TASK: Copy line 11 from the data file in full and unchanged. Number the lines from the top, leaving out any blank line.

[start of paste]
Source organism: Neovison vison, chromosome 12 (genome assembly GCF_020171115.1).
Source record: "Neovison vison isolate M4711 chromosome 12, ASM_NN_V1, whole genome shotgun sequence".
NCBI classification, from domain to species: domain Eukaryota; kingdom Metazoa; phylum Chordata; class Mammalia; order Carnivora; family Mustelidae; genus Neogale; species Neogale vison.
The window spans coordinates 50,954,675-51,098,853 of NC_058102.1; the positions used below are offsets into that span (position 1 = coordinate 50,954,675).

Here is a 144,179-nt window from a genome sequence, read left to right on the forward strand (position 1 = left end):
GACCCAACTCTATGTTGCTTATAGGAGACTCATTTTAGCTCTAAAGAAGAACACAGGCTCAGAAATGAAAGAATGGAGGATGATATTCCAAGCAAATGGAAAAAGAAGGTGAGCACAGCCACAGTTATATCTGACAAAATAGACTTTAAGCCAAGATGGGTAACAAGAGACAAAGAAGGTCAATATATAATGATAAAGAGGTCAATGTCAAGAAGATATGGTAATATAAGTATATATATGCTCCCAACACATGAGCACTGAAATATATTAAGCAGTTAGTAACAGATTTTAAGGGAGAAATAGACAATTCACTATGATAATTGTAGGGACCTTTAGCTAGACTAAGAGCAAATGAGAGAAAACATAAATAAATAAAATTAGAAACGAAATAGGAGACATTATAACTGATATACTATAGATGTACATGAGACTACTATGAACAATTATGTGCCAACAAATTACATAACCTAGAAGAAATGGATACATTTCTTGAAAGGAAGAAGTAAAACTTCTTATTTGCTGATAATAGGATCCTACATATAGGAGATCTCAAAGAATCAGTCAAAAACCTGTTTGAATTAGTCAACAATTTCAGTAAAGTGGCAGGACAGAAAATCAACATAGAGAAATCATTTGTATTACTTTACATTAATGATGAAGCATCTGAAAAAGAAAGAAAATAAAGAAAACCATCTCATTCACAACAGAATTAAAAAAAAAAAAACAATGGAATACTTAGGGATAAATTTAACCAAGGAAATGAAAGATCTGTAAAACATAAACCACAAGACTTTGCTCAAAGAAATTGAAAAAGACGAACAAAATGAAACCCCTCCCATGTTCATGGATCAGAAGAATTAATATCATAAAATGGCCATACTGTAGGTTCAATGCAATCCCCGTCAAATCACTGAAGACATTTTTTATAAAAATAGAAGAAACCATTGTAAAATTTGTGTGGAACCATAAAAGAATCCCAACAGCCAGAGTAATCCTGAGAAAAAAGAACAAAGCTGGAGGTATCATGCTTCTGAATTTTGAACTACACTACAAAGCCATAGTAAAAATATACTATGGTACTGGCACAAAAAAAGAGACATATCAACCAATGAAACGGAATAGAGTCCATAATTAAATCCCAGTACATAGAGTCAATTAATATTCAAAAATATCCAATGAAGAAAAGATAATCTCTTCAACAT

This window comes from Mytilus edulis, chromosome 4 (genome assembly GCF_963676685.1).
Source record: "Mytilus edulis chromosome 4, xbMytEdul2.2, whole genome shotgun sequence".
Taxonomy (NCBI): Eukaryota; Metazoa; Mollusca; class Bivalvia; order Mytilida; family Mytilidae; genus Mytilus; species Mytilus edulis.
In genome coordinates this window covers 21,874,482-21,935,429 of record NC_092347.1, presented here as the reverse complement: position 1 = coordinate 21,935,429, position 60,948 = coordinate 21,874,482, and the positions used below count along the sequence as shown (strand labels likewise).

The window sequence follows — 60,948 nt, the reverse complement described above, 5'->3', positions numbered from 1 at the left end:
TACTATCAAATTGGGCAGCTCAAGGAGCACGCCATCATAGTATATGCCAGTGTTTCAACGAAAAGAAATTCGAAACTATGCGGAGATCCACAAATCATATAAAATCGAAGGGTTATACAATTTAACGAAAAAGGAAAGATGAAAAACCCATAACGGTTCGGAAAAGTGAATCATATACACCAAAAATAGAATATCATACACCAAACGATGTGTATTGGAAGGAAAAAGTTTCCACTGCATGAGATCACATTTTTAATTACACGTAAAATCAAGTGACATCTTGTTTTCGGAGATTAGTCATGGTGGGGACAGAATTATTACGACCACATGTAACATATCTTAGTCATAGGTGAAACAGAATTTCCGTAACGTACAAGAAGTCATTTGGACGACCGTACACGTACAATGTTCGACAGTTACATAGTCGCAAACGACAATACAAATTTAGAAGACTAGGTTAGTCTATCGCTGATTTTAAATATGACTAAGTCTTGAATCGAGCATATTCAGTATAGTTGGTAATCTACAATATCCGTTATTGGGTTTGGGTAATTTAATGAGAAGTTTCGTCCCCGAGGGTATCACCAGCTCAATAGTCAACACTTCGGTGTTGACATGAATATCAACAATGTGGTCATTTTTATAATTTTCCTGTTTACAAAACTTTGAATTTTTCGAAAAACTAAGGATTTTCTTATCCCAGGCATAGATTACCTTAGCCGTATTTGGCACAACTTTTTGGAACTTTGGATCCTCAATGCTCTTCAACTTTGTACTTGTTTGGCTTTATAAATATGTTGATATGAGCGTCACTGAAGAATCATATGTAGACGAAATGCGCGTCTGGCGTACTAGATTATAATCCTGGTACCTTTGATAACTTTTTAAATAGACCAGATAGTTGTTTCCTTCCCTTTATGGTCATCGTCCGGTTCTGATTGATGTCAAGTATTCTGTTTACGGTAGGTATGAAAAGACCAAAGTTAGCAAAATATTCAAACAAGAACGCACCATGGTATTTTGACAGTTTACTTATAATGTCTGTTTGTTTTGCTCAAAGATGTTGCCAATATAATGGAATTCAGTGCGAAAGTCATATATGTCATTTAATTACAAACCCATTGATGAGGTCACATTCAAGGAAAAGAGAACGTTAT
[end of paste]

The window sequence follows — 60,948 nt, the reverse complement described above, 5'->3', positions numbered from 1 at the left end: